10. I just read that they are making a comic adaptation for the video game Uncharted and I can think of several other games that have comics, Deadspace, Warcarft etc.. They must be doing pretty good if they keep making them.  I mean really more people walk into a gamestop then a comic book store.  To me it just shows the importance of selling comic books outside of the direct market.  

  11. It just goes to show you that the comics can be big, huge successes if they work their way into unconventional outlets, like video game stores. It doesn’t surprise me at all that there are that many copies of a video game tie-in comic. To play devil’s advocate, though, I’m not sure how that proves that the comic book industry is incredibly vibrant. Isn’t it sort of like saying "Baseball cards are still HUUUUGE; did you know that they gave out a free pack of cards to all the hundreds of thousands of people who went to an MLB game on July 2?" (<-Not a fact, just an example.) In fact you could actually argue that, if Gears of War was the most printed comic, then that just shows how week the core of the industry is, that an off-the-wall random tie-in to a more successful medium would instantly surpass anything that the industry does in and of itself. But don’t think me wrong, taken in and of itself, I think the Gears of War comic is a good thing.

    but they’re not about to cough up the real ones, and they’re certainly not going to go into details like "comic shop sales v. Borders v. grocery stores."’

    Erhm, actually Marvel does provide a lot of that information. You know how like once a year they provide that small-print column in every one of their ongoing titles? That breaks down total copies printed, copies sold for subscriptions, copies sent to dealers (comic shops), copies sent to news stands, and news stand returns. Marvels been providing that information for decades.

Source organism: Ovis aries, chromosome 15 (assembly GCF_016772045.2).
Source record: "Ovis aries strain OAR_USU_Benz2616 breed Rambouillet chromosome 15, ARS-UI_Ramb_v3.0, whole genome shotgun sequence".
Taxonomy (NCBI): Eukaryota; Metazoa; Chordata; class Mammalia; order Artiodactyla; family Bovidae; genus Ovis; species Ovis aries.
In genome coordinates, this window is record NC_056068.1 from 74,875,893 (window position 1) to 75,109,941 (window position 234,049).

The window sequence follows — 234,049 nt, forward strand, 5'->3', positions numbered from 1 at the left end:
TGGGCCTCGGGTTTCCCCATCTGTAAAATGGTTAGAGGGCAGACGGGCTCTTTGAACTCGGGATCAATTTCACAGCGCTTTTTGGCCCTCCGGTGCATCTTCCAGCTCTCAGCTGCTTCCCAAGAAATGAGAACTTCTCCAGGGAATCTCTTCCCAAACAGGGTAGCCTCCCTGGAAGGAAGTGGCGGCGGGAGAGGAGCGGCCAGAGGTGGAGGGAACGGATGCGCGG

"I stopped reading about month-to-month sales a long time ago."

    No offense, man, but if that’s the case then aren’t you just as at fault as the people you cite as relying on "anecdotal evidence"? If you seriously want to diagnose the industry, then you should be paying attention to all the facts, including monthly sales. Maybe you mean that you’re not caught up in paying attention to monthly sales on a consistent, month-to-month basis; but if you want to really figure anything out then you really do need to pay attention to sales now especially as compared to what they were "a long time ago". That’s sort of the point. Otherwise, you’re just kind of holding on to your optimism while willfully ignoring sales figures that could threaten your outlook. And don’t get me wrong, I am NOT a "comics industry is dying!’ doomsayer. I find a lot of monthly sales figures to be very encouraging.

    I look forward to reading your article, as someone who’s interested in comic sales and the future of the industry, but I’m sceptical of things based on what you wrote here and based on your article’s title: "Comic Sales: Nobody Knows Anything". That’s a huge over-generalization. I mean…I don’t claim to be an expert, but actually some people DO know some things. And actually paying attention to monthly sales would help you know something. Maybe what you mean is that the state of the comics industry is very, very complicated, and so people who think they’ve got it all figured out based on a few pieces of evidence…really don’t understand the whole picture. But saying "No one knows anything" and then admitting that you don’t pay attention to sales is kind of self-defeating.

  12. We’ve talked about GEARS OF WAR being the umber one selling comic book a few times around here. Definitely on the podcast.

  13. Hey Jim,

    I appreciate the tenor of your article, but as others have alluded, the Gears of War example is an outlier that Jim Lee (self-servingly) threw out there even though it’s hardly indicative of the ‘state of comics’ that you’re referring to initially.

    Gears of War ‘sold’ that well in the same way Prine’s last album was #1 in sales. Prince included his album with the purchase of a ticket to his concerts at the time, yet since it was itemized as a cost added onto the tickets, it counted as an ‘album sale’ according to Billboard. Similarly, Gears of War was, very much, a promotional item that only sold well b/c it was included as part of the Gears of War presales packaging.